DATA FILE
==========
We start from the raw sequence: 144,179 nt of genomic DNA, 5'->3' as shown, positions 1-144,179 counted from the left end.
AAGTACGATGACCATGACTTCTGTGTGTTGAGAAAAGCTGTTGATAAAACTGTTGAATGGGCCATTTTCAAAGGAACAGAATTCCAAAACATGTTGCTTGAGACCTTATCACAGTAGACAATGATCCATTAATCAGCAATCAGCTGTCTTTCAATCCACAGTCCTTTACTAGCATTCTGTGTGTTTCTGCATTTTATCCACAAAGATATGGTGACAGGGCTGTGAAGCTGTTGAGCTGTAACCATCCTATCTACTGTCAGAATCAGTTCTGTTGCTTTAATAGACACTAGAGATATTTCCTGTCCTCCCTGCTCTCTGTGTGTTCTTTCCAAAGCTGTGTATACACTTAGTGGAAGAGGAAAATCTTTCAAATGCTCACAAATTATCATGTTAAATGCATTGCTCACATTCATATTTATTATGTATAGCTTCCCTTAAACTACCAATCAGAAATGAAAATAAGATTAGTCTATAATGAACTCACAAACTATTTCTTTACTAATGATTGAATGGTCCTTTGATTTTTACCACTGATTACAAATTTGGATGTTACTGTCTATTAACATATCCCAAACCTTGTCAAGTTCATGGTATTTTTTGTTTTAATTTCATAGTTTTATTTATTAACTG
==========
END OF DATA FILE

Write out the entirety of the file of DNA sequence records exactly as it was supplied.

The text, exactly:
We start from the raw sequence: 144,179 nt of genomic DNA, 5'->3' as shown, positions 1-144,179 counted from the left end.
AAGTACGATGACCATGACTTCTGTGTGTTGAGAAAAGCTGTTGATAAAACTGTTGAATGGGCCATTTTCAAAGGAACAGAATTCCAAAACATGTTGCTTGAGACCTTATCACAGTAGACAATGATCCATTAATCAGCAATCAGCTGTCTTTCAATCCACAGTCCTTTACTAGCATTCTGTGTGTTTCTGCATTTTATCCACAAAGATATGGTGACAGGGCTGTGAAGCTGTTGAGCTGTAACCATCCTATCTACTGTCAGAATCAGTTCTGTTGCTTTAATAGACACTAGAGATATTTCCTGTCCTCCCTGCTCTCTGTGTGTTCTTTCCAAAGCTGTGTATACACTTAGTGGAAGAGGAAAATCTTTCAAATGCTCACAAATTATCATGTTAAATGCATTGCTCACATTCATATTTATTATGTATAGCTTCCCTTAAACTACCAATCAGAAATGAAAATAAGATTAGTCTATAATGAACTCACAAACTATTTCTTTACTAATGATTGAATGGTCCTTTGATTTTTACCACTGATTACAAATTTGGATGTTACTGTCTATTAACATATCCCAAACCTTGTCAAGTTCATGGTATTTTTTGTTTTAATTTCATAGTTTTATTTATTAACTG